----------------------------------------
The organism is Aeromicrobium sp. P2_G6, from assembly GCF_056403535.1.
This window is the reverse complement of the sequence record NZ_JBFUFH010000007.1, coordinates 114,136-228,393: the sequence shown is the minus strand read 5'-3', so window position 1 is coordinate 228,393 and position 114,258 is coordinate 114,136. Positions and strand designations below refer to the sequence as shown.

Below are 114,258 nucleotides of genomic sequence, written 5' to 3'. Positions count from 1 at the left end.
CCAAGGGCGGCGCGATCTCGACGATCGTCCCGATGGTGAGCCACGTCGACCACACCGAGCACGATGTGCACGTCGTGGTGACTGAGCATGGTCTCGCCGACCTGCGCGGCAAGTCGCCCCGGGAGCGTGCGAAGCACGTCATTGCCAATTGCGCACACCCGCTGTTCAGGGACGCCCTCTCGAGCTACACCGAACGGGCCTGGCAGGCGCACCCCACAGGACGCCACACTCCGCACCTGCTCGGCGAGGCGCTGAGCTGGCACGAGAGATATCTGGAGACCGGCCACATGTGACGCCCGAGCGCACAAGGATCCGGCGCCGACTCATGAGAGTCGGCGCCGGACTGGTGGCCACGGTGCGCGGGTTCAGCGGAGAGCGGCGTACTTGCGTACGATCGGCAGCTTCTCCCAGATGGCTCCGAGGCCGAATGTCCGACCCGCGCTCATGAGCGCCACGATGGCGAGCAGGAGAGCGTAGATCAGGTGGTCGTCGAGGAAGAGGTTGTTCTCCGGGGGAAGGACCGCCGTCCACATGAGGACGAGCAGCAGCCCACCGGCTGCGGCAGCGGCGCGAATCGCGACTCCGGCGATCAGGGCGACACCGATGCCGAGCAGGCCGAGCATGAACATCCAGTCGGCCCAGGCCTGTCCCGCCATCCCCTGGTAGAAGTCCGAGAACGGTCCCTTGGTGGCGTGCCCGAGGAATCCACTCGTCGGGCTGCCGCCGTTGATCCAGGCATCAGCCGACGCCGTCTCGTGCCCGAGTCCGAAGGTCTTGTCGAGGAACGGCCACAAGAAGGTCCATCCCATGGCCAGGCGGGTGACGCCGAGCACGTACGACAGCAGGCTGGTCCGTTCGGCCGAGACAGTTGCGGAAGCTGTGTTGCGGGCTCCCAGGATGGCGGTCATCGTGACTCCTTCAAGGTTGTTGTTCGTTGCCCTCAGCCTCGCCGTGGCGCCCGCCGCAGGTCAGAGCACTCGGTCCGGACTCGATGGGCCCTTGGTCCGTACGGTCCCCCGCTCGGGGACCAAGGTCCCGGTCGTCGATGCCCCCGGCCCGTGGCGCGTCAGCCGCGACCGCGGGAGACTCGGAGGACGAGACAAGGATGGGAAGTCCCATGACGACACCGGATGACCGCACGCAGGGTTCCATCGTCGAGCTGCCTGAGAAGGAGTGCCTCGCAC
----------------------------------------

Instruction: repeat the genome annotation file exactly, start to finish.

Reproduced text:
The organism is Aeromicrobium sp. P2_G6, from assembly GCF_056403535.1.
This window is the reverse complement of the sequence record NZ_JBFUFH010000007.1, coordinates 114,136-228,393: the sequence shown is the minus strand read 5'-3', so window position 1 is coordinate 228,393 and position 114,258 is coordinate 114,136. Positions and strand designations below refer to the sequence as shown.

Below are 114,258 nucleotides of genomic sequence, written 5' to 3'. Positions count from 1 at the left end.
CCAAGGGCGGCGCGATCTCGACGATCGTCCCGATGGTGAGCCACGTCGACCACACCGAGCACGATGTGCACGTCGTGGTGACTGAGCATGGTCTCGCCGACCTGCGCGGCAAGTCGCCCCGGGAGCGTGCGAAGCACGTCATTGCCAATTGCGCACACCCGCTGTTCAGGGACGCCCTCTCGAGCTACACCGAACGGGCCTGGCAGGCGCACCCCACAGGACGCCACACTCCGCACCTGCTCGGCGAGGCGCTGAGCTGGCACGAGAGATATCTGGAGACCGGCCACATGTGACGCCCGAGCGCACAAGGATCCGGCGCCGACTCATGAGAGTCGGCGCCGGACTGGTGGCCACGGTGCGCGGGTTCAGCGGAGAGCGGCGTACTTGCGTACGATCGGCAGCTTCTCCCAGATGGCTCCGAGGCCGAATGTCCGACCCGCGCTCATGAGCGCCACGATGGCGAGCAGGAGAGCGTAGATCAGGTGGTCGTCGAGGAAGAGGTTGTTCTCCGGGGGAAGGACCGCCGTCCACATGAGGACGAGCAGCAGCCCACCGGCTGCGGCAGCGGCGCGAATCGCGACTCCGGCGATCAGGGCGACACCGATGCCGAGCAGGCCGAGCATGAACATCCAGTCGGCCCAGGCCTGTCCCGCCATCCCCTGGTAGAAGTCCGAGAACGGTCCCTTGGTGGCGTGCCCGAGGAATCCACTCGTCGGGCTGCCGCCGTTGATCCAGGCATCAGCCGACGCCGTCTCGTGCCCGAGTCCGAAGGTCTTGTCGAGGAACGGCCACAAGAAGGTCCATCCCATGGCCAGGCGGGTGACGCCGAGCACGTACGACAGCAGGCTGGTCCGTTCGGCCGAGACAGTTGCGGAAGCTGTGTTGCGGGCTCCCAGGATGGCGGTCATCGTGACTCCTTCAAGGTTGTTGTTCGTTGCCCTCAGCCTCGCCGTGGCGCCCGCCGCAGGTCAGAGCACTCGGTCCGGACTCGATGGGCCCTTGGTCCGTACGGTCCCCCGCTCGGGGACCAAGGTCCCGGTCGTCGATGCCCCCGGCCCGTGGCGCGTCAGCCGCGACCGCGGGAGACTCGGAGGACGAGACAAGGATGGGAAGTCCCATGACGACACCGGATGACCGCACGCAGGGTTCCATCGTCGAGCTGCCTGAGAAGGAGTGCCTCGCAC